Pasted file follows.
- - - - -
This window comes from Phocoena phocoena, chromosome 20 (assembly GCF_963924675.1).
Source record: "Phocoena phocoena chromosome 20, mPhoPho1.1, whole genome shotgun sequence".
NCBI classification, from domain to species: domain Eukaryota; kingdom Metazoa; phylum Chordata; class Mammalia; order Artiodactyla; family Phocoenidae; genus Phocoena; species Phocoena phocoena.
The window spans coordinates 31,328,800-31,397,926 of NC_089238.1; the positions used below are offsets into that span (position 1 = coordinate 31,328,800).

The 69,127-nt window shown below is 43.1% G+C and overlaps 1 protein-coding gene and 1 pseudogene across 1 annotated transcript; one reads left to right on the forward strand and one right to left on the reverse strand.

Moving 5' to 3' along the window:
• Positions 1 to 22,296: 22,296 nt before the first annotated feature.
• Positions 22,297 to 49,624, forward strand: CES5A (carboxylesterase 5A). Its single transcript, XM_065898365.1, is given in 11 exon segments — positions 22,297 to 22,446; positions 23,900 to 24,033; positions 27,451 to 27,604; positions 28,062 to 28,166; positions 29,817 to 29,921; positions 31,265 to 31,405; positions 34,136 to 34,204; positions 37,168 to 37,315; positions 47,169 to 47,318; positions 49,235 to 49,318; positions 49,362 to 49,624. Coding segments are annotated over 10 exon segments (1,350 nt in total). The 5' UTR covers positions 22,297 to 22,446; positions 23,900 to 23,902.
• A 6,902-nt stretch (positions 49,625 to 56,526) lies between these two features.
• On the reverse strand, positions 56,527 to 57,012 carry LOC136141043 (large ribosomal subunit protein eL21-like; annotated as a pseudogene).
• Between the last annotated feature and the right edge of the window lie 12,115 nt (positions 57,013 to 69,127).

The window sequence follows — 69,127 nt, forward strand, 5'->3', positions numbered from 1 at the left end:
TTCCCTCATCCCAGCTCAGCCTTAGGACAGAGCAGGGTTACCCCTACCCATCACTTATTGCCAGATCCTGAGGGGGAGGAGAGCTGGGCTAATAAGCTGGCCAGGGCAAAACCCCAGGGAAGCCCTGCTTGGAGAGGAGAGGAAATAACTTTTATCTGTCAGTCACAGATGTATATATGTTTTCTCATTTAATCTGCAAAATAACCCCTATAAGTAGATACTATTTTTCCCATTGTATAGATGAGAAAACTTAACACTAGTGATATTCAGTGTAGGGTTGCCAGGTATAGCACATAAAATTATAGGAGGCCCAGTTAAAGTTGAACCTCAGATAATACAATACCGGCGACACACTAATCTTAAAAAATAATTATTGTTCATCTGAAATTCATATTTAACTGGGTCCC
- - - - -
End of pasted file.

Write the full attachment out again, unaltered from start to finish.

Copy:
This window comes from Phocoena phocoena, chromosome 20 (assembly GCF_963924675.1).
Source record: "Phocoena phocoena chromosome 20, mPhoPho1.1, whole genome shotgun sequence".
NCBI classification, from domain to species: domain Eukaryota; kingdom Metazoa; phylum Chordata; class Mammalia; order Artiodactyla; family Phocoenidae; genus Phocoena; species Phocoena phocoena.
The window spans coordinates 31,328,800-31,397,926 of NC_089238.1; the positions used below are offsets into that span (position 1 = coordinate 31,328,800).

The 69,127-nt window shown below is 43.1% G+C and overlaps 1 protein-coding gene and 1 pseudogene across 1 annotated transcript; one reads left to right on the forward strand and one right to left on the reverse strand.

Moving 5' to 3' along the window:
• Positions 1 to 22,296: 22,296 nt before the first annotated feature.
• Positions 22,297 to 49,624, forward strand: CES5A (carboxylesterase 5A). Its single transcript, XM_065898365.1, is given in 11 exon segments — positions 22,297 to 22,446; positions 23,900 to 24,033; positions 27,451 to 27,604; positions 28,062 to 28,166; positions 29,817 to 29,921; positions 31,265 to 31,405; positions 34,136 to 34,204; positions 37,168 to 37,315; positions 47,169 to 47,318; positions 49,235 to 49,318; positions 49,362 to 49,624. Coding segments are annotated over 10 exon segments (1,350 nt in total). The 5' UTR covers positions 22,297 to 22,446; positions 23,900 to 23,902.
• A 6,902-nt stretch (positions 49,625 to 56,526) lies between these two features.
• On the reverse strand, positions 56,527 to 57,012 carry LOC136141043 (large ribosomal subunit protein eL21-like; annotated as a pseudogene).
• Between the last annotated feature and the right edge of the window lie 12,115 nt (positions 57,013 to 69,127).

The window sequence follows — 69,127 nt, forward strand, 5'->3', positions numbered from 1 at the left end:
TTCCCTCATCCCAGCTCAGCCTTAGGACAGAGCAGGGTTACCCCTACCCATCACTTATTGCCAGATCCTGAGGGGGAGGAGAGCTGGGCTAATAAGCTGGCCAGGGCAAAACCCCAGGGAAGCCCTGCTTGGAGAGGAGAGGAAATAACTTTTATCTGTCAGTCACAGATGTATATATGTTTTCTCATTTAATCTGCAAAATAACCCCTATAAGTAGATACTATTTTTCCCATTGTATAGATGAGAAAACTTAACACTAGTGATATTCAGTGTAGGGTTGCCAGGTATAGCACATAAAATTATAGGAGGCCCAGTTAAAGTTGAACCTCAGATAATACAATACCGGCGACACACTAATCTTAAAAAATAATTATTGTTCATCTGAAATTCATATTTAACTGGGTCCC